The City Naturalist

City Naturalist

Sycamore, London Planetree

Article and Photos by Leslie Day

SYCAMORE TREE (Platanus occidentalis L.) Also called American Planetree and Buttonbush.
Platanus is the classical Greek word for "broad" which describes the leaves, and Platanus is also Latin for "maple leaf", which refers to the resemblance of the leaves to those of maples.

LONDON PLANETREE (Platanus Xacerifolia)

LOCALLY: The massive trees, located just north of the 79th street marina and just south of it (around the playground), and throughout Riverside Park, with mottled camouflage-colored bark, are called Sycamore or Plane Trees. The native American Sycamore can be differentiated from the hybrid London Planetree by looking at the fruit or seedballs which turn brown in the fall and are more visible when the leaves down. The American Sycamore has l seed ball hanging on a long stalk. The London Planetree usually has 2 seedballs hanging on one stalk. The London Planetree, a cross between the Sycamore of the Eastern United States and the Oriental Planetree of southeastern Europe and Asia Minor, is remarkably resistant to air pollution.

DESCRIPTION: 60-l00 feet - huge trunk. One of the largest eastern hardwoods with an enlarged base, massive, straight trunk and large, spreading, often crooked branches forming a broad open crown. Diameter of 2-4 feet.

LEAVES: 4-8" long and wide. Broadly ovate with 3 or 5 shallow broad short pointed lobes. Wavy edges with scattered large teeth. 5 or 3 main veins from notched base. Bright green above, paler beneath. Turning brown in autumn. Leafstalk (petiole) long, stout, covering side bud at enlarged base.

BARK: smooth, whitish and mottled, peeling off in large thin flakes, exposing patches of brown, green, and gray. Tree grows so large that it has to shed it's bark almost continuously as it is growing. Bark actually flakes off. In 1948, Donald Peattie wrote "By the beautiful bright smooth bark the Sycamore is known as far off as the color can be descried; it shines through the tops of the forest even in the depth of summer when the leafy crowns are heaviest. In winter against a stormy sky it looks wonderfully living, amidst all the appearances of lifelessness in other deciduous trees. Thus the beauty lies in the body of the tree itself, rather than in its adornments of flowers or foliage; the latter turns but a pale dull yellow in autumn, becoming brown, while the flowers do not catch the eye of any but the observant admirer of trees. Yet they produce the curious fruits that have given the tree the name of Buttonwood - hanging balls that persist on the tree over winter and then break up into fluff, when the fruitlets are borne away upon the down and the seeds thus widely distributed both by wind and water." (Peattie, 1948, 1991) The base of the trunk is dark brown, and deeply furrowed into broad, scaly ridges.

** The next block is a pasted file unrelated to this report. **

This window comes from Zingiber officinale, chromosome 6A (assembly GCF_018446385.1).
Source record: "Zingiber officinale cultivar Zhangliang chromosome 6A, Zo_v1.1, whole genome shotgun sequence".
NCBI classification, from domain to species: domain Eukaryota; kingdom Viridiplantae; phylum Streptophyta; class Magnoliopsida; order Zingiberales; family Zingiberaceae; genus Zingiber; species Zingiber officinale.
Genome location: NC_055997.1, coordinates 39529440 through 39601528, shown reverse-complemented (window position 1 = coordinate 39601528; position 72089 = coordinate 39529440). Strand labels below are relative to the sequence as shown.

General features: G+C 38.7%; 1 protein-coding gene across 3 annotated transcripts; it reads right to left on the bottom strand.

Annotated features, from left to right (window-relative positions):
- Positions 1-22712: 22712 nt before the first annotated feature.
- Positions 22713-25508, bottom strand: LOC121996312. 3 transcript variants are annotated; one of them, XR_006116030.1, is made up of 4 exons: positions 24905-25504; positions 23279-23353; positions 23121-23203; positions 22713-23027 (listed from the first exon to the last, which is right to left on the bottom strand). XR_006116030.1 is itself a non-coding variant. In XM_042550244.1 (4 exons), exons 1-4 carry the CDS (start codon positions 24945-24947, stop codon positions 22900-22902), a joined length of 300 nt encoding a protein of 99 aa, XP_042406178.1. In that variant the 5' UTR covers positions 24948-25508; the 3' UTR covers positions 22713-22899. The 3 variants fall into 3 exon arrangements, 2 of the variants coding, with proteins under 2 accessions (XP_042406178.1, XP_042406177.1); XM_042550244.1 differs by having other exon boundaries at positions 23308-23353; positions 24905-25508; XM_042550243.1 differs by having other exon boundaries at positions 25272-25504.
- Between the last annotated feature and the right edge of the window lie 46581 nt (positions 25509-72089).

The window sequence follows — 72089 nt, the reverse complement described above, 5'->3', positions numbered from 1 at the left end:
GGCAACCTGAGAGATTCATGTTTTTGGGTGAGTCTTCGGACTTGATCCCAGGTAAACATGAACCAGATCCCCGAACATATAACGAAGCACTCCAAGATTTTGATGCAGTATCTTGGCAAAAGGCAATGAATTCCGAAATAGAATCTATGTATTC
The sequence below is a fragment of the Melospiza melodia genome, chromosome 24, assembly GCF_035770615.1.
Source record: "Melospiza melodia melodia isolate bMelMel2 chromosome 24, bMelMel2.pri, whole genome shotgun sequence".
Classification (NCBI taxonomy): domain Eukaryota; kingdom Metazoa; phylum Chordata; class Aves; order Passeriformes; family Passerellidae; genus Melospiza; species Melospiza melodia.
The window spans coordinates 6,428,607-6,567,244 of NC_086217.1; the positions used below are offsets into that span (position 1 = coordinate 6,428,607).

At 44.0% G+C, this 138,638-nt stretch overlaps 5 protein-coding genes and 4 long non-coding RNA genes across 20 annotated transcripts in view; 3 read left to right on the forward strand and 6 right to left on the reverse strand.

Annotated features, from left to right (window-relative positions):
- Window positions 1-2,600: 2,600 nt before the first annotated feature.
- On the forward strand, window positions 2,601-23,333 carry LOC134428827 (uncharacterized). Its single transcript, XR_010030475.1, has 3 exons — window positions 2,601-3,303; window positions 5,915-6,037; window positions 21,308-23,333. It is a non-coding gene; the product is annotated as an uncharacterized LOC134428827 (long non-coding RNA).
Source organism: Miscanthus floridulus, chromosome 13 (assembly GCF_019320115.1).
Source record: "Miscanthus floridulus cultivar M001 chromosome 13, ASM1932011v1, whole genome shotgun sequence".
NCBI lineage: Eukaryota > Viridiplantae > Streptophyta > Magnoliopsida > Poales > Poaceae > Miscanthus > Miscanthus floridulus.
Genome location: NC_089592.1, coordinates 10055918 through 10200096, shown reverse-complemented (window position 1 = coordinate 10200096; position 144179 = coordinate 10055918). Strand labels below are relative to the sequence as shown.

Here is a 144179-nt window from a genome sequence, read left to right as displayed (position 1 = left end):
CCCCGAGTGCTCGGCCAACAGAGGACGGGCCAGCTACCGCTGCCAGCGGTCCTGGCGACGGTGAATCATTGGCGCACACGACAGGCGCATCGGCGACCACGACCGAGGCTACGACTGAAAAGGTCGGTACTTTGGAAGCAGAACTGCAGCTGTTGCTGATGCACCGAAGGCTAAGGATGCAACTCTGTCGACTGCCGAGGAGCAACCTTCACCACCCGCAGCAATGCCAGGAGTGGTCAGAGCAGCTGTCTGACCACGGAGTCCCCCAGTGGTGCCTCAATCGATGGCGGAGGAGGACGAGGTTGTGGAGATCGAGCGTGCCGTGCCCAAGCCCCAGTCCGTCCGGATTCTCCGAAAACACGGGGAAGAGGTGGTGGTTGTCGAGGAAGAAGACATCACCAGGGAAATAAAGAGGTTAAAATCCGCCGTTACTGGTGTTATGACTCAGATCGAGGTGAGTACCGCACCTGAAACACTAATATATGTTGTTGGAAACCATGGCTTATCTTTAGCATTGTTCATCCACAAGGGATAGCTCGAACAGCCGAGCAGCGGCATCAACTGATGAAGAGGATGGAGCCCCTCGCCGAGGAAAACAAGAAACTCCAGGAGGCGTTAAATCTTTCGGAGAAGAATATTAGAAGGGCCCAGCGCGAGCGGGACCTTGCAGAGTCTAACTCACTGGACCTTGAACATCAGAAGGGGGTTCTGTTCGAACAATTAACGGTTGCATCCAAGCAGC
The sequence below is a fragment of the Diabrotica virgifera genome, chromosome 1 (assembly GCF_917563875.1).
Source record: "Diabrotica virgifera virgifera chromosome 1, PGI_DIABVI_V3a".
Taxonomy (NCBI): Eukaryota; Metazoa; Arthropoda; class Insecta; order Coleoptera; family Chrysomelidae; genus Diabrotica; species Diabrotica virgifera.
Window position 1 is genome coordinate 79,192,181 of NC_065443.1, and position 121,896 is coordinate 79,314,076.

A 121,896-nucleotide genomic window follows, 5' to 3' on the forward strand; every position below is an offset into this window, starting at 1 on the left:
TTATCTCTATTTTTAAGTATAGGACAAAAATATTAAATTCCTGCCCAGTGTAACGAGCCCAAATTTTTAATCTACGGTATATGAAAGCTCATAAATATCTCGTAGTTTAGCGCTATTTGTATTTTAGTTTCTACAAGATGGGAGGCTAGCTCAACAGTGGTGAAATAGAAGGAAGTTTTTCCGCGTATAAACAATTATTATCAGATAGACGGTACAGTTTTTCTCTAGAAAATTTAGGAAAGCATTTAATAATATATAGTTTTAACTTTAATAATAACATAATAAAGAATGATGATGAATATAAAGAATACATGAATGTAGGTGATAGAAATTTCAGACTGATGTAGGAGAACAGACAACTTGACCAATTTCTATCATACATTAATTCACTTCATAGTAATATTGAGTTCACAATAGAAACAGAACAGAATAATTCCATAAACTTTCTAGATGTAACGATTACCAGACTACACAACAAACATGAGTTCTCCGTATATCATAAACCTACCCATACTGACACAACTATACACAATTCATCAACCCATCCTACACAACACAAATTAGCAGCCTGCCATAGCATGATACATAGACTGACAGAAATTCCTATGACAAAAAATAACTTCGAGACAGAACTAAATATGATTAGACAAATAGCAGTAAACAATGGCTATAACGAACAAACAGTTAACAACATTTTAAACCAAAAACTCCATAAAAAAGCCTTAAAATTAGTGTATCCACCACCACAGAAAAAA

FLOWERS: tiny, green, in l or 2 ball-like drooping clusters in May. Male and female clusters on separate twigs.

FRUIT: l" in diameter usually l brown ball hanging on long stalk composed of many narrow nutlets with hair tufts; maturing in autumn, wind dispersed in winter. By February or March you can see these seed balls broken open all over the ground.

HABITAT: moist soils; temperate regions. Hardy - a popular shade tree.

USES: Wood is used for furniture, millwork, flooring, butcher blocks, and musical instruments. With little resistance to decay, its wood is hard, tough and almost impossible to split. The pioneers cut trunks of great dimension into cross-sections which they then bored through the center, to make primitive solid wheels for ox carts. Sycamore wood was also used to make wooden barber poles, wooden washing machines and wooden stereoscopes!

HISTORY: The American Sycamore is a long lived tree - reaching 500 years of age! However after 200 or 300 years it becomes hollow. "The hollowness of sycamores can reach truly stunning proportions. Colonial record-makers crammed into Sycamore trunks like Guinness-bound fraternity brothers packing into telephone booths. In Ohio there were specimens that could hold fifteen men on horseback or forty men off. The numerous stories of handy sycamores serving as temporary homes for colonial families led the Victorians to choose the sycamore to symbolize shelter in their language of flowers." (Rupp, 1992) When Frederick Law Olmstead designed New York City's Central Park, he had many Sycamore trees planted where some continue to flourish. Well over half of London's street trees are planetrees. Many American and western European cities have planted planetrees, including Philadelphia which has counted over half a million.

MYTHOLOGY: The Persian King Xerxes (519-465 B.C.) found this tree "so beautiful that he presented it with golden ornaments and assigned it a personal bodyguard. He had a gold medal engraved with the image of this tree, which he wore ever after as an amulet." (Rupp, 1990).

This article has been prepared by the 79th Street Boat Basin Flora and Fauna Society. If you are interested in the plants and animals of the river and Riverside Park, you can write to us at Box 9, 79th Street Boat Basin, NY, NY l0024.
Copyright 1996 The 79th Street Boat Basin Flora and Fauna Society

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Copyright © 1996-2012 The 79th Street Boat Basin Flora and Fauna Society.